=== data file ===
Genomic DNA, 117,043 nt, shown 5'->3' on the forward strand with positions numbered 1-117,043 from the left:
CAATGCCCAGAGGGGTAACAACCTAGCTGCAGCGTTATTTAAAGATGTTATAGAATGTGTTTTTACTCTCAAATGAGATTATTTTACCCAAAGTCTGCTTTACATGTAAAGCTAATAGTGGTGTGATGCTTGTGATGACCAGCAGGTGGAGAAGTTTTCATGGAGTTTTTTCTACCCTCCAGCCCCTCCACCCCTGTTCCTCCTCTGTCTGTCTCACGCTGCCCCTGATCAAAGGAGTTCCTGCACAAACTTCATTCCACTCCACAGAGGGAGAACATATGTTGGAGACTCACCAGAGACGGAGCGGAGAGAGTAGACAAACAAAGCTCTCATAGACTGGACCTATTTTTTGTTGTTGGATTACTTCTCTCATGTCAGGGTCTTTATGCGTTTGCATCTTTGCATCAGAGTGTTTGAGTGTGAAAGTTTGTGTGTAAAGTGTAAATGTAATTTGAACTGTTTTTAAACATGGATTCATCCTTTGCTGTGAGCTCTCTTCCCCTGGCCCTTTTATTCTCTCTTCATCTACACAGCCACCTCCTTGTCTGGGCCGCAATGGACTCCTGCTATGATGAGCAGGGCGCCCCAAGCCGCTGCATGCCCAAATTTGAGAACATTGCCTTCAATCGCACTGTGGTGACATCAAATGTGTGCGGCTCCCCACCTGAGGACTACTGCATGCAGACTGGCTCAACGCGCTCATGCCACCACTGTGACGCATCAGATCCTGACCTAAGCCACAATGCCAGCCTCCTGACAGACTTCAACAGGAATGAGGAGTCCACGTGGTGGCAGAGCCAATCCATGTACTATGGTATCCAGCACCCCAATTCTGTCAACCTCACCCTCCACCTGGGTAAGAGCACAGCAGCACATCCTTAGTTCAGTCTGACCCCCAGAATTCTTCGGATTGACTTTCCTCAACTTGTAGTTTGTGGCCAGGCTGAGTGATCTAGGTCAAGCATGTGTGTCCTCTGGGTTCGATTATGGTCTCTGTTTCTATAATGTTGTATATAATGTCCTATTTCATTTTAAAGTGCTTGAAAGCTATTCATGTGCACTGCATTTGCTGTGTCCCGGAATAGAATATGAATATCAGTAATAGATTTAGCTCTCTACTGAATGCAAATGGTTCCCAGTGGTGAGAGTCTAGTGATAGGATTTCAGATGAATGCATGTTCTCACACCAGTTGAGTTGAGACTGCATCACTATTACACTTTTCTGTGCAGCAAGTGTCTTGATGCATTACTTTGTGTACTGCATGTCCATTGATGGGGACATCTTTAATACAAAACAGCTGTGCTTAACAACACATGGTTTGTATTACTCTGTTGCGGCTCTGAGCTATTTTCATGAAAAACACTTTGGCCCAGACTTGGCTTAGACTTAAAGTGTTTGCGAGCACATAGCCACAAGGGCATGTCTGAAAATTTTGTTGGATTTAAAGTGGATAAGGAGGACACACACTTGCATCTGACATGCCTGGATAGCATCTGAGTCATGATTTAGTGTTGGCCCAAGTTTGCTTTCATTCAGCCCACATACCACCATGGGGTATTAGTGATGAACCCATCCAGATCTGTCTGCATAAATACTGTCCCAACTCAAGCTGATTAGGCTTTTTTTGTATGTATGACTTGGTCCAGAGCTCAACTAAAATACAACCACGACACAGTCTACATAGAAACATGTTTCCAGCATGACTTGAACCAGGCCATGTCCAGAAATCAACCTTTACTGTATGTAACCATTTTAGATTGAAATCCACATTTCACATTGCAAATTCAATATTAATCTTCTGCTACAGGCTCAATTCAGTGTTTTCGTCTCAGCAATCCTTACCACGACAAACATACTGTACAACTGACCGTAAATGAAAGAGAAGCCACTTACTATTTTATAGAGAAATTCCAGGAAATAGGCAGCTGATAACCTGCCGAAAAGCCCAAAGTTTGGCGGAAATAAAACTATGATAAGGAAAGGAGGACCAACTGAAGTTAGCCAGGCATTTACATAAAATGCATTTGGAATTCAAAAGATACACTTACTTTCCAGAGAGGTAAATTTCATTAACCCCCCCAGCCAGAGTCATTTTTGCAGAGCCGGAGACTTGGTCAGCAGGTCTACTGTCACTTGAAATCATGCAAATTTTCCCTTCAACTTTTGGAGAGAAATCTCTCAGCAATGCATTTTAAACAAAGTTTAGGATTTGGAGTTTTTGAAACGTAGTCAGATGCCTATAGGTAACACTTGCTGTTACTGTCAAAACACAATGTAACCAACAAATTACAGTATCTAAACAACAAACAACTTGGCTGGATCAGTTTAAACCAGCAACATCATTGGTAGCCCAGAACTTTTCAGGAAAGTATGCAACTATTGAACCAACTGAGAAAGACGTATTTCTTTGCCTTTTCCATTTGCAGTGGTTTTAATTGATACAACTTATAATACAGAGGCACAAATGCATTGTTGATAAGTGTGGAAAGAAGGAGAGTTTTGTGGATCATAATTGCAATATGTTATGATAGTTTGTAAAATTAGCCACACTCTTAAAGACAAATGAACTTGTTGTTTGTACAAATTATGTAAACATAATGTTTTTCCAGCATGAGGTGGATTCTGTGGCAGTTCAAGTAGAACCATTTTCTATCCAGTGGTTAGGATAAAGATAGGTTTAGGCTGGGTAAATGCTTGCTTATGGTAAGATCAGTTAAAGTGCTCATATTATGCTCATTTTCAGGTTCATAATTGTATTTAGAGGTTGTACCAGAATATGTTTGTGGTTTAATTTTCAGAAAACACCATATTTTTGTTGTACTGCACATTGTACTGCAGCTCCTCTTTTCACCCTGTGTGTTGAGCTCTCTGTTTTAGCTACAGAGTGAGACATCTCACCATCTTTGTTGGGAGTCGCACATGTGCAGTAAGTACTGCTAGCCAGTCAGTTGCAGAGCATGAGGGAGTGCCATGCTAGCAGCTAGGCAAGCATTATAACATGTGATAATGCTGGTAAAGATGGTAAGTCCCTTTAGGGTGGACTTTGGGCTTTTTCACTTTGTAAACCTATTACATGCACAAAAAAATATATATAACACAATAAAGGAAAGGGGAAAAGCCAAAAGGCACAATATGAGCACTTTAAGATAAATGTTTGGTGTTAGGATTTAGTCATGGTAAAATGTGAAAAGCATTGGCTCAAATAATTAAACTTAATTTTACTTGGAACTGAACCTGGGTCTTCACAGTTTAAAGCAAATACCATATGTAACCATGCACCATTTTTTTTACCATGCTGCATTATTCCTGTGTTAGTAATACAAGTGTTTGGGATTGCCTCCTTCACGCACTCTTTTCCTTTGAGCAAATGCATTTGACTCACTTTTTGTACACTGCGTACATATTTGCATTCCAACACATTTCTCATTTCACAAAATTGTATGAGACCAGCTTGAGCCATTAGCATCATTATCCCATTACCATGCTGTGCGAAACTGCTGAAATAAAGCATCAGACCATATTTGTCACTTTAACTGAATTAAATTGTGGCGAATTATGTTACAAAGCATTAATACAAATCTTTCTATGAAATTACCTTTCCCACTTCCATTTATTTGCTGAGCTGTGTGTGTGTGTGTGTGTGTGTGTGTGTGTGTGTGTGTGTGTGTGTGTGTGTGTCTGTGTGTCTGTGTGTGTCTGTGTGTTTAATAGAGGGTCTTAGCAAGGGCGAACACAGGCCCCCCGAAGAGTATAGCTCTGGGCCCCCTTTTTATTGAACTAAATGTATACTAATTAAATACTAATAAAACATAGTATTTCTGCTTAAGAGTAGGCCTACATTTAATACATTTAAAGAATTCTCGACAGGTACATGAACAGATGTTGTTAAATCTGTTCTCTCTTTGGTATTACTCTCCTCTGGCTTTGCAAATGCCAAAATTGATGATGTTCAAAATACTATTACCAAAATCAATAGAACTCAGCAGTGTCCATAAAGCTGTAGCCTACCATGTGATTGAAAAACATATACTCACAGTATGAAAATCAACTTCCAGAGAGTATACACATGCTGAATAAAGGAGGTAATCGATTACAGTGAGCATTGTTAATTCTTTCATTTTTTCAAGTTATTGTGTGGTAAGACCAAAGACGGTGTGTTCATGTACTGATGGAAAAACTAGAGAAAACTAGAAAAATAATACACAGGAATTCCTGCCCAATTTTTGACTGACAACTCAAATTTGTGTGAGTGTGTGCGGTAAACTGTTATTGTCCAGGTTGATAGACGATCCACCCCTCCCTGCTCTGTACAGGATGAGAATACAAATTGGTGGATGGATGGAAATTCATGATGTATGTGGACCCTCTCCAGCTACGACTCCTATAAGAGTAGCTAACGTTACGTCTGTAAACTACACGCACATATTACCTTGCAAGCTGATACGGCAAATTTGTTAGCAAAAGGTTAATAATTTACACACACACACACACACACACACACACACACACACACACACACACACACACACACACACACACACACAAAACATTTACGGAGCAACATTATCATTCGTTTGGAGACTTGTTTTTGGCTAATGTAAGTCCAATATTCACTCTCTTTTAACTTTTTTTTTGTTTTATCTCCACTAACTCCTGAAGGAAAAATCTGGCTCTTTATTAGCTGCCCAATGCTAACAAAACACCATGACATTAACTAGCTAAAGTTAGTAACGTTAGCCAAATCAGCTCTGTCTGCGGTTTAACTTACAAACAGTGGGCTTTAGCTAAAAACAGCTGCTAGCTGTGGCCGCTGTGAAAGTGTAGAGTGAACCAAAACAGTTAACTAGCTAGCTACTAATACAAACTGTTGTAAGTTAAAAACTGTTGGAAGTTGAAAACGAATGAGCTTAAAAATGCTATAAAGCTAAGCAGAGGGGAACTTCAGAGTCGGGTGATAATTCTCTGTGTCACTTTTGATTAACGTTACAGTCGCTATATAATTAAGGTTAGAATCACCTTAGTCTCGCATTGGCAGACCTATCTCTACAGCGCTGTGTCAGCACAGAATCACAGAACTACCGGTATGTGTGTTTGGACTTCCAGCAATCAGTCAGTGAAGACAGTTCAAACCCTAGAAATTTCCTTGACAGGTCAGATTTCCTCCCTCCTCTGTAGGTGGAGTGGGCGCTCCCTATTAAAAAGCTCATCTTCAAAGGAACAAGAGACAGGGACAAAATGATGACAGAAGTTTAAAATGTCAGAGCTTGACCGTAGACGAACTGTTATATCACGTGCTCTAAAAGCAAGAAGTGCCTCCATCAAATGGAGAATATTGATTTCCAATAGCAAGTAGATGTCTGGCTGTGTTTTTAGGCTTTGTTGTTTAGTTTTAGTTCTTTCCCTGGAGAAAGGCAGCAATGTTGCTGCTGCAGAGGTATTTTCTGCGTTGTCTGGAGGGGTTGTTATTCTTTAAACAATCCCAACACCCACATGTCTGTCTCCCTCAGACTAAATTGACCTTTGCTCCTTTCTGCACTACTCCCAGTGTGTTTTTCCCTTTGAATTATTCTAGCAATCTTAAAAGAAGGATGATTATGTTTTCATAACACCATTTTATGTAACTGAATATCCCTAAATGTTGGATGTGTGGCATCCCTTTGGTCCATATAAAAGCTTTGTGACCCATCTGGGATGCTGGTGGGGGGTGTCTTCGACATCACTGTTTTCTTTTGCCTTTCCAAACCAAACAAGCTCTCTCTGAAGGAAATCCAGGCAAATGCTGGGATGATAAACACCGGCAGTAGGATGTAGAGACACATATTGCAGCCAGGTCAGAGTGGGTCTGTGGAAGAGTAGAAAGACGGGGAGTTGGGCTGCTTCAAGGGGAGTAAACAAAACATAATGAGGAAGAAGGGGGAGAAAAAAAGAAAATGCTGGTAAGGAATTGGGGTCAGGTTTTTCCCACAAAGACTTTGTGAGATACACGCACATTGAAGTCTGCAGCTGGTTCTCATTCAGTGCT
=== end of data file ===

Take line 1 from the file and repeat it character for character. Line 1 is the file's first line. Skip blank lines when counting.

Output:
Genomic DNA, 117,043 nt, shown 5'->3' on the forward strand with positions numbered 1-117,043 from the left: